2. Speed: This is related to agility and recognises that with fewer people in the mix, marketing doesn’t have to suffer the long, drawn-out process of multi-departmental sign-off and decision-making by committee.  Small businesses can be quick off the mark and get that great marketing idea developed and out the door before competitors, reaping the rewards of first-mover advantage.
  3. Consistency:  One area of marketing larger companies struggle with is maintaining a consistent message across all of their marketing channels and ensuring their many brand ambassadors (e.g. employees) stick to the script.  You may have the perfect product, the best service and the most compelling unique selling point (USP) but if you don’t talk and write about it in a coherent, consistent way then it’s a moot point.  The message is diluted and lost to your customers in the quagmire of competing voices.
  4. Innovation: Ever produced your best work under pressure? Necessity sometimes is the mother of invention and you might find that being a smaller company with limited marketing resources drives greater innovation.  This might be a controversial one, but smaller companies can, in some ways, take bigger risks.  It’s not so easy to take a risky marketing decision in a big company when you’re battling against ‘that’s the way we’ve always done it’ mentality and a long-standing conservative culture.  And sometimes, the bigger the marketing risk, the bigger the revenue reward.
  5. Personality.  Generally people follow people rather than faceless brands.  People like to follow the CEO or head of sales of a company rather than a logo.  If your brand has bags of personality then this might not be the case (take Nutella’s Facebook page as an example). As a start-up you’re effectively working with a blank canvas and can spend time honing a genuine corporate personality and tone of voice that you can use from the start vs. a more established business that might need to go through a costly, wider re-brand.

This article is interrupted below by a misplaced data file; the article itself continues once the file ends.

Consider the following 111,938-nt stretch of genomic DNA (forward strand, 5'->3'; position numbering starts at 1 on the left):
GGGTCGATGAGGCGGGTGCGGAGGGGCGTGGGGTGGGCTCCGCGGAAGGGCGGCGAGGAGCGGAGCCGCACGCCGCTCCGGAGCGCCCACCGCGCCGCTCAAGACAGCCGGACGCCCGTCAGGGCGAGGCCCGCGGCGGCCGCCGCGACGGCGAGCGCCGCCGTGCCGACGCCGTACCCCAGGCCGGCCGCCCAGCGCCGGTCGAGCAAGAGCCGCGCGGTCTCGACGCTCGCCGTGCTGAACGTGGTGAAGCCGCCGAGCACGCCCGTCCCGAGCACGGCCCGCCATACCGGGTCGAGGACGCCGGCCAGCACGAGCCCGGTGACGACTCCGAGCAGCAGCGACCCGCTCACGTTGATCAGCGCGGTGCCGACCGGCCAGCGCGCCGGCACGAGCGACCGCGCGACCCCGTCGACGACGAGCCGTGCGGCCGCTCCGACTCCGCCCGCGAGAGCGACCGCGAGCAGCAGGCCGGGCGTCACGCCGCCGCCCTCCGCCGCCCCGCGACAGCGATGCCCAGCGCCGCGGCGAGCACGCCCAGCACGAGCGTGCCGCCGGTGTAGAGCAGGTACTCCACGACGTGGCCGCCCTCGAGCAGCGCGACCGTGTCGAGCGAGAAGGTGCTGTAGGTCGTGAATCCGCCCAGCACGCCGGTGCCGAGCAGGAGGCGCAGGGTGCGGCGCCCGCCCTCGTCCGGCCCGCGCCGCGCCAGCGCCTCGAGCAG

So don’t write-off your marketing efforts just because you feel you can’t compete with the big boys. You can. And you can do it well, outmanoeuvring the clumsier corporations and quick-stepping your way to original, credible and, most importantly, profitable marketing success.


Part 2: Two examples of great social media campaigns: Cuckoo’s Bakery

Halloween cupcakes

I’m particularly excited (and salivating) to be talking about Cuckoo’s Bakery, my little local cupcake shop and their brilliant use of social media, especially during Halloween this year.

I know the whole pregnant women/cupcake thing is a cliché but I tell you now, no one was more surprised than I when my daughter was born and wasn’t at least 50% red velvet given the number I scoffed prior to her arrival this year. (Red velvet is indeed my favourite flavour should I start taking cupcakes as payment in exchange for marketing services in the future).

One of the great things that Cuckoo’s Bakery does on their Facebook page is continually update it with juicy, sumptuous photos of their beautifully crafted cupcakes. This Halloween was no exception and I must say, they went all out. I mean, just check out their ‘Snot your business’ and ‘Something eary’ specials. Wonderful! (If not slightly gross.)

Cuckoo Bakery cupcake